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Levine Addresses Patient Care, Clinical Trials, Education at Nov. 17 College Hour

Posted November 22, 2017

The Small Animal Clinical Sciences Department (VSCS) within the College of Veterinary Medicine & Biomedical Sciences (CVM) is continually seeking new ways to improve upon its teaching, research, and client services programs.

VSCS professor, Helen McWhorter Chair, and department head Jonathan Levine provided an update on what’s happening in the department and how it aims to fulfill its missions of education, patient care, and scholarship at the Nov. 17 College Hour.

Addressing a large audience in VENI Room 101C, Levine said the department has established three main focus areas for its initiatives: patient and client care, clinical trials and research, and transformational teaching and learning.


Levine said all of the patient and client care initiatives aim to utilize the best technology, clinicians, and communication procedures to ensure quality patient care.

Technology allows for clinicians to employ minimally invasive approaches to various procedures that shorten patient recovery periods and improve their quality of life. It also has allowed doctors to treat cases they wouldn’t have been able to treat in the past.

By using technologies that create 3-D models of patients, Levine said surgeries in the cardiology and soft tissue surgery areas, for example, have gone much smoother.

“Our surgeons actually practiced a surgery on a 3-D model making precise cuts,” Levine said. “They were able to practice and didn’t have to do it all in the operating room.”

Levine said part of improving client care means investing in improving the structure of the hospital itself.

“Our Veterinary Medical Teaching Hospital made an investment this summer to go through a retreat with a series of focus groups to find areas where we could continue to see improved,” Levine said.

In addition, partnerships with other colleges at Texas A&M are also making a difference. For example, undergraduates in the Dwight Look College of Engineering have helped with the creation of a process mapping system to identify key areas of the hospital that could be contributing to inefficiencies.

“The maps are going to be incredibly helpful as we look toward getting better,” Levine said.

Client communication also will improve with the referring and veterinarian client portal, which will make communication with the clinic easy and quick.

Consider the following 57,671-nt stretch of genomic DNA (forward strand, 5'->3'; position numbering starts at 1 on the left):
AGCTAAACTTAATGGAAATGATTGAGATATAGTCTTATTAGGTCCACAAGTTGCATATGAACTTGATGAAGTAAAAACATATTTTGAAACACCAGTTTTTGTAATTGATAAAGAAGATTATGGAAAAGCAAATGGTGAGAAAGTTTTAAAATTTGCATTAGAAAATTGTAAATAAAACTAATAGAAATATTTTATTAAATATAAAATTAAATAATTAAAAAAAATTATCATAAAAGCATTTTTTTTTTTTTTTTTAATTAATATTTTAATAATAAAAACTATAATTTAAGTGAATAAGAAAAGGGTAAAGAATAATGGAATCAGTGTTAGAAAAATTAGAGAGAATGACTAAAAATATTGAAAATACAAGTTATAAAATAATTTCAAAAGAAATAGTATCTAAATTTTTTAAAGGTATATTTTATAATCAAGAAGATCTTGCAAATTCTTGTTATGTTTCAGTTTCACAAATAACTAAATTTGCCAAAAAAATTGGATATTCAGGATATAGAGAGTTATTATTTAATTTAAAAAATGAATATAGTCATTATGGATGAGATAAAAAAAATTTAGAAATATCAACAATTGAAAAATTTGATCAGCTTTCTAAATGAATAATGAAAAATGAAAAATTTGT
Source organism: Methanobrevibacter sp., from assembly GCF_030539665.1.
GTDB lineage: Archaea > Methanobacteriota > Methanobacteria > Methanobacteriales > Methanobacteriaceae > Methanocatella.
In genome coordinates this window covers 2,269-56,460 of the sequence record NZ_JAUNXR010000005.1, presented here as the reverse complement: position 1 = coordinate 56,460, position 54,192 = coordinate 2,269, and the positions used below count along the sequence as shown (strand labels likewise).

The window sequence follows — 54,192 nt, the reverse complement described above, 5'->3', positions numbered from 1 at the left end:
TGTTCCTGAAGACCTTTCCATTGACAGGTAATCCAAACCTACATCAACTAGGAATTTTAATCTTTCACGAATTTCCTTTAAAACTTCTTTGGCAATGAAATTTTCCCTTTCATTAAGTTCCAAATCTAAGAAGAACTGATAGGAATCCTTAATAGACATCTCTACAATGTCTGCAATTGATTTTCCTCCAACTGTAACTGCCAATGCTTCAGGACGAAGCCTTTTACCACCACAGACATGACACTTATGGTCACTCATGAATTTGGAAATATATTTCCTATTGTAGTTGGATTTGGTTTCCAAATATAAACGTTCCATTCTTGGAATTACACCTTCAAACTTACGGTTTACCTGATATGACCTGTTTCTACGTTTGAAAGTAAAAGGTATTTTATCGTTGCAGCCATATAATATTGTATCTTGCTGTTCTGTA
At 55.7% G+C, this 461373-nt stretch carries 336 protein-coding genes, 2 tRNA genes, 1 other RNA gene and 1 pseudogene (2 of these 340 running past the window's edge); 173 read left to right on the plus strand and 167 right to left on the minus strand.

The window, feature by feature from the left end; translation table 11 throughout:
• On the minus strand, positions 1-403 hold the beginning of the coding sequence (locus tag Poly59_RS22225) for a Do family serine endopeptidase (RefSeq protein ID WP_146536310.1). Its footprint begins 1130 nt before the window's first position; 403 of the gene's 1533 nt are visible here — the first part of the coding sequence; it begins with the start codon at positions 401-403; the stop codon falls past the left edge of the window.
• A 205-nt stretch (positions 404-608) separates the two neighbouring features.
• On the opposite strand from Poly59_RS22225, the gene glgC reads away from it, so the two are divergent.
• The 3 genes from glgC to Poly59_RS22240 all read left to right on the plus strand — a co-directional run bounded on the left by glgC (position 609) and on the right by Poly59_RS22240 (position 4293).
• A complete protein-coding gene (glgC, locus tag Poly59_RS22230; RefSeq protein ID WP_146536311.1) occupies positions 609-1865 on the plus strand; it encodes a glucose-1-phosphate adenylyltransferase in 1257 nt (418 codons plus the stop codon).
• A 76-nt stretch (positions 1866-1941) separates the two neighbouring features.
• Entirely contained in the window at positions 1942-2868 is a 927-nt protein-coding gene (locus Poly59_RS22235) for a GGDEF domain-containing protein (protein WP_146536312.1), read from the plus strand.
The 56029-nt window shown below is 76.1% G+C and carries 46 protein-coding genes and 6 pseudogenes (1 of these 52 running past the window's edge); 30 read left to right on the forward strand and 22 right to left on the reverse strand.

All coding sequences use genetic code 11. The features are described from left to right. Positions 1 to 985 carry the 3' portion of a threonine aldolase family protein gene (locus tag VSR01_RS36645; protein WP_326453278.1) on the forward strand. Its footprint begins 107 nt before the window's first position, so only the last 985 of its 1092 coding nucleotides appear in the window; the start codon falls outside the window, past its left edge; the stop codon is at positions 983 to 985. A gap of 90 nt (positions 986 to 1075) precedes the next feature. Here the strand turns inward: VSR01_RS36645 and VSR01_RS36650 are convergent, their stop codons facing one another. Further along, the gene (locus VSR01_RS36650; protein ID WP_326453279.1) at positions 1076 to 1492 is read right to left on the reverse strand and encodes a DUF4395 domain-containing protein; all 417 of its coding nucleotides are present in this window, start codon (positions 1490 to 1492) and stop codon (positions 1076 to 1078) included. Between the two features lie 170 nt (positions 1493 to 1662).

“Clients can make appointments without having to talk to somebody over the phone,” Levine said. “Veterinarians and clients can access their medical records 24/7.”

In the clinical trials and research focus area, Levine said the oncology, cardiology, and dermatology services have been developing large portfolios of clinical trials to help understand various conditions and treatments. Partnerships with private and public entities have been valuable to the department’s growth and support in clinical trials, Levine said.

Another large part of growth in clinical trials and research is the department’s initiative to build its capacity to conduct trials. Levine said one way the department has done so is by building a bio-repository.

“[The bio-repository] collects 10 critical tissues that are of important translational impact,” Levine said. “We’re also part of a viral banking group, and we had a bio-banking symposium here this past spring. We’ve learned a lot and talked with people around the world about how we improve this.”

Through the focus on transformational teaching and learning, the VSCS has created multiple programs to enhance student learning.

The teaching peer review program, for example, provides clinicians and other faculty feedback beyond just student evaluations. In addition, the winter initiative to encourage teaching requests for proposals allows faculty to elevate their educational credentials, as well as learn how to provide new and innovative methods that promote learning in the classroom and at a distance.

Levine expressed the importance of continually improving teaching, scholarship, and ensuring learning, at which he feels the students and faculty remain central for the department.

“Students are a key, as are our resident trainees and our graduate interns,” Levine said. “They’re our future. And our faculty has been so key in driving our curriculum revision process forward. It’s a really exciting time.”

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